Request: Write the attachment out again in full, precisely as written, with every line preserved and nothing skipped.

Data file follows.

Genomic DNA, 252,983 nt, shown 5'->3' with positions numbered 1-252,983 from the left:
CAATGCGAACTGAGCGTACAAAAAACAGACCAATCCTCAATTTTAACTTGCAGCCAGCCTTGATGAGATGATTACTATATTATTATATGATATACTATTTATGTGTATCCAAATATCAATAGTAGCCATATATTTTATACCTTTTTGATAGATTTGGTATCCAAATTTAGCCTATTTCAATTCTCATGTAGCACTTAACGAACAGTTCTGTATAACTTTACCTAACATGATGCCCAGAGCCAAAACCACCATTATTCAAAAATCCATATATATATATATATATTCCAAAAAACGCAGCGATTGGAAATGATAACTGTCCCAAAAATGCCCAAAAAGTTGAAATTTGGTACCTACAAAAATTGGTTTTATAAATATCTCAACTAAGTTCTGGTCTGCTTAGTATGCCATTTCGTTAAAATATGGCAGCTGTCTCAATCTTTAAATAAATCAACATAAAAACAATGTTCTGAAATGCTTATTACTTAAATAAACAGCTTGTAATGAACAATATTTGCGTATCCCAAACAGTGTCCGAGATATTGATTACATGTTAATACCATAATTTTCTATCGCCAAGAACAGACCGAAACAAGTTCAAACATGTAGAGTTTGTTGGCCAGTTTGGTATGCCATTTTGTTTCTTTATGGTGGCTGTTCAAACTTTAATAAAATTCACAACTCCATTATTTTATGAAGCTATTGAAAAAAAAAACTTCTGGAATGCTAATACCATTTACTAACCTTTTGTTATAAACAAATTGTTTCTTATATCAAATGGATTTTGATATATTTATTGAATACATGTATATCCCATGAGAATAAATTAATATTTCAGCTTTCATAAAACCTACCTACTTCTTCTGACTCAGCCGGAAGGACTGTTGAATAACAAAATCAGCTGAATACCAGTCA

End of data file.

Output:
Genomic DNA, 252,983 nt, shown 5'->3' with positions numbered 1-252,983 from the left:
CAATGCGAACTGAGCGTACAAAAAACAGACCAATCCTCAATTTTAACTTGCAGCCAGCCTTGATGAGATGATTACTATATTATTATATGATATACTATTTATGTGTATCCAAATATCAATAGTAGCCATATATTTTATACCTTTTTGATAGATTTGGTATCCAAATTTAGCCTATTTCAATTCTCATGTAGCACTTAACGAACAGTTCTGTATAACTTTACCTAACATGATGCCCAGAGCCAAAACCACCATTATTCAAAAATCCATATATATATATATATATTCCAAAAAACGCAGCGATTGGAAATGATAACTGTCCCAAAAATGCCCAAAAAGTTGAAATTTGGTACCTACAAAAATTGGTTTTATAAATATCTCAACTAAGTTCTGGTCTGCTTAGTATGCCATTTCGTTAAAATATGGCAGCTGTCTCAATCTTTAAATAAATCAACATAAAAACAATGTTCTGAAATGCTTATTACTTAAATAAACAGCTTGTAATGAACAATATTTGCGTATCCCAAACAGTGTCCGAGATATTGATTACATGTTAATACCATAATTTTCTATCGCCAAGAACAGACCGAAACAAGTTCAAACATGTAGAGTTTGTTGGCCAGTTTGGTATGCCATTTTGTTTCTTTATGGTGGCTGTTCAAACTTTAATAAAATTCACAACTCCATTATTTTATGAAGCTATTGAAAAAAAAAACTTCTGGAATGCTAATACCATTTACTAACCTTTTGTTATAAACAAATTGTTTCTTATATCAAATGGATTTTGATATATTTATTGAATACATGTATATCCCATGAGAATAAATTAATATTTCAGCTTTCATAAAACCTACCTACTTCTTCTGACTCAGCCGGAAGGACTGTTGAATAACAAAATCAGCTGAATACCAGTCA